Fact Check: 75% Of Americans Put Less Than 20% Down Payment To Buy Homes

Fact Check: 75% Of Americans Put Less Than 20% Down Payment To Buy Homes


Photo: Avi Waxman on Unsplash

Many wannabe homeowners put their dreams on hold and watched in dismay as home prices skyrocketed out of reach in the pandemic housing boom. Now that mortgage rates are at a four-month low and federal funding fee changes are pending, many are hoping for a more affordable loan.

In an effort to fight inflation, the Federal Reserve has been steadily increasing its benchmark Federal Funds rate and appears committed to continuing to do this until inflation is under control. 

A 30-year mortgage rate is currently 0.93 percent lower than it was last fall when rates hit 7.08 percent. For a $500,000 home loan, the lower rate saves you $300+ on your monthly payment and more than $110,000 in interest over the life of the loan.

On top of reduced interest rates, the Federal Housing Finance Agency (FHFA) has announced changes to its fee structure beginning May 1, 2023. These changes affect conventional loans and will reduce the cost of a loan for certain borrowers (while increasing it for others), CNBC reported.

A 20-percent down payment on a home used to be the industry standard but the industry has changed to make homeownership more accessible. It’s possible to get a mortgage for as little as 3 percent down.

Although a large down payment can save you hundreds of dollars a month in interest, it turns out that most people are unwilling to give up more of their hard-earned cash than they have to.

In fact, 75 percent of Americans put less than 20 percent down to buy homes, according to a survey by
National Association of Realtors.

The average down payment paid for a mortgage is about 6 percent, according to Rocket Mortgage. Some loans such as those from the Department of Veterans Affairs (VA) and U.S. Department of Agriculture (USDA) require no money down.

The larger the down payment you give your lender, the lower your interest rate. A larger down payment generally means you’re a less risky borrower.

A 3-percent down conventional loan can be a smart choice for first-time homebuyers and people who haven’t owned a home in the last three years, but it’ll cost you.

First-time homebuyers can qualify for fixed-rate mortgages up to $625,000 in most areas for single-family homes, condos, townhouses, and planned unit developments (PUD). But with a less-than-20 percent down payment, you’ll likely have to pay private mortgage insurance (PMI) until your home equity reaches at least 20 percent.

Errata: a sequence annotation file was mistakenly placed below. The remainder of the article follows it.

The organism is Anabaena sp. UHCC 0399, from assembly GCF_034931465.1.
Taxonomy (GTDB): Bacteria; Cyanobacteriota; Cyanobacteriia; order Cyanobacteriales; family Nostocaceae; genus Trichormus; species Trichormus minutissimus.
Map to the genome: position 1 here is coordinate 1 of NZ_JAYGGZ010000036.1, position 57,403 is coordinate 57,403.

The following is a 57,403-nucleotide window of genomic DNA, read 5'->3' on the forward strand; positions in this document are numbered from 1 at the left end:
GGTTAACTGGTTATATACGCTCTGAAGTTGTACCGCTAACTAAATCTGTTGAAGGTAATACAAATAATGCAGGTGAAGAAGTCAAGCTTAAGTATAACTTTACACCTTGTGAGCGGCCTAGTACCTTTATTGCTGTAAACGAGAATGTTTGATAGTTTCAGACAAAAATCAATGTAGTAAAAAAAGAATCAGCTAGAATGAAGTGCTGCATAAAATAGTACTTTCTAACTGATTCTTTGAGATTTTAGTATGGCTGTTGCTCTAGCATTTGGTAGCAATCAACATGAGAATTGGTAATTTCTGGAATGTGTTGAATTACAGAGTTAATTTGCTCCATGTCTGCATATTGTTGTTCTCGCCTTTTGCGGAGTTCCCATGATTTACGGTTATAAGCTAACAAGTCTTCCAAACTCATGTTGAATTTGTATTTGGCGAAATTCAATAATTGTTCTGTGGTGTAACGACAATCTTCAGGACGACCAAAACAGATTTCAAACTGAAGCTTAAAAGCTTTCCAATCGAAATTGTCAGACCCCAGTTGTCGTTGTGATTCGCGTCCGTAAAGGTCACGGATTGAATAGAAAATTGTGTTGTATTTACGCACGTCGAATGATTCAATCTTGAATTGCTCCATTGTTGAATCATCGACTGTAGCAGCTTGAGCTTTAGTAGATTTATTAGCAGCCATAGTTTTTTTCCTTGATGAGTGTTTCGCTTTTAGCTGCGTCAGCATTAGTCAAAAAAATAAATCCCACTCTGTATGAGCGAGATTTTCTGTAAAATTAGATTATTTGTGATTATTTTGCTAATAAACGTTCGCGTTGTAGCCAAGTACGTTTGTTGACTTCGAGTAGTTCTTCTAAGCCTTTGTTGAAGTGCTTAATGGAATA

Lenders require PMI to protect themselves should borrowers default on their loans. Better Lending: if homebuyers can pay 20 percent or more as a down payment, they avoid having to pay private mortgage insurance.

PMI costs are 0.58-percent-to-1.86 percent of the original loan amount per year. If you buy a $300,000 home, you could be paying $1,500 to $3,000 per year in mortgage insurance or $125 to $250 per month.

With a 5-percent down conventional loan — the lowest down payment you can make — you can choose between an adjustable-rate mortgage (ARM) or a fixed-rate mortgage and get a lower interest rate. An ARM has a low introductory fixed interest rate for the first five, seven, or 10 years (often lower than a traditional fixed-rate mortgage) and can help save money in the long run if you plan to sell the home within 10 years. After the introductory period ends, the interest rate adjusts twice a year up or down, according to Better.com, a platform for mortgage origination and related services.

A 10 percent down payment can be a smart choice because it could mean a lower interest rate and smaller monthly payment. PMI will be less than for homebuyers who put 3-or-5 percent down. With a 10% down payment, homebuyers can qualify for fixed-rate and adjustable-rate mortgages up to $548,250 (in most areas) for single-family homes, condos, townhouses, and planned unit developments (PUD) for both primary and secondary residences.